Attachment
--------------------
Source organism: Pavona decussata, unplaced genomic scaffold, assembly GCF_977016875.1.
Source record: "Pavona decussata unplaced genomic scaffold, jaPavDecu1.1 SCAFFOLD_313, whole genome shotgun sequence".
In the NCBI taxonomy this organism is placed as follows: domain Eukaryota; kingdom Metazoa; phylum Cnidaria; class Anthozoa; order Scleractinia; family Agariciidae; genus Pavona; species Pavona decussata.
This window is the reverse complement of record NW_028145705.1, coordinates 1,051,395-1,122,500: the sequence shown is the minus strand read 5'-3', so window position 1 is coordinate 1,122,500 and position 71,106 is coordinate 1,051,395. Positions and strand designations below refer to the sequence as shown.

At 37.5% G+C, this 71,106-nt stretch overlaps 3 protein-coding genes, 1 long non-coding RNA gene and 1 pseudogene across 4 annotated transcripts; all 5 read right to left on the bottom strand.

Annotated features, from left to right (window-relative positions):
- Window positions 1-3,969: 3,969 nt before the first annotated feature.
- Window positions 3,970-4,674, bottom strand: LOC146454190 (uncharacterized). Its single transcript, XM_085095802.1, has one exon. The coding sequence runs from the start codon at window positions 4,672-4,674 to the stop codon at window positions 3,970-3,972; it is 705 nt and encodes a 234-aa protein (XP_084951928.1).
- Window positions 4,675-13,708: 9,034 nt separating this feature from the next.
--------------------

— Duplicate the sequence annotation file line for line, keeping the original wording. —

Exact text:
Source organism: Pavona decussata, unplaced genomic scaffold, assembly GCF_977016875.1.
Source record: "Pavona decussata unplaced genomic scaffold, jaPavDecu1.1 SCAFFOLD_313, whole genome shotgun sequence".
In the NCBI taxonomy this organism is placed as follows: domain Eukaryota; kingdom Metazoa; phylum Cnidaria; class Anthozoa; order Scleractinia; family Agariciidae; genus Pavona; species Pavona decussata.
This window is the reverse complement of record NW_028145705.1, coordinates 1,051,395-1,122,500: the sequence shown is the minus strand read 5'-3', so window position 1 is coordinate 1,122,500 and position 71,106 is coordinate 1,051,395. Positions and strand designations below refer to the sequence as shown.

At 37.5% G+C, this 71,106-nt stretch overlaps 3 protein-coding genes, 1 long non-coding RNA gene and 1 pseudogene across 4 annotated transcripts; all 5 read right to left on the bottom strand.

Annotated features, from left to right (window-relative positions):
- Window positions 1-3,969: 3,969 nt before the first annotated feature.
- Window positions 3,970-4,674, bottom strand: LOC146454190 (uncharacterized). Its single transcript, XM_085095802.1, has one exon. The coding sequence runs from the start codon at window positions 4,672-4,674 to the stop codon at window positions 3,970-3,972; it is 705 nt and encodes a 234-aa protein (XP_084951928.1).
- Window positions 4,675-13,708: 9,034 nt separating this feature from the next.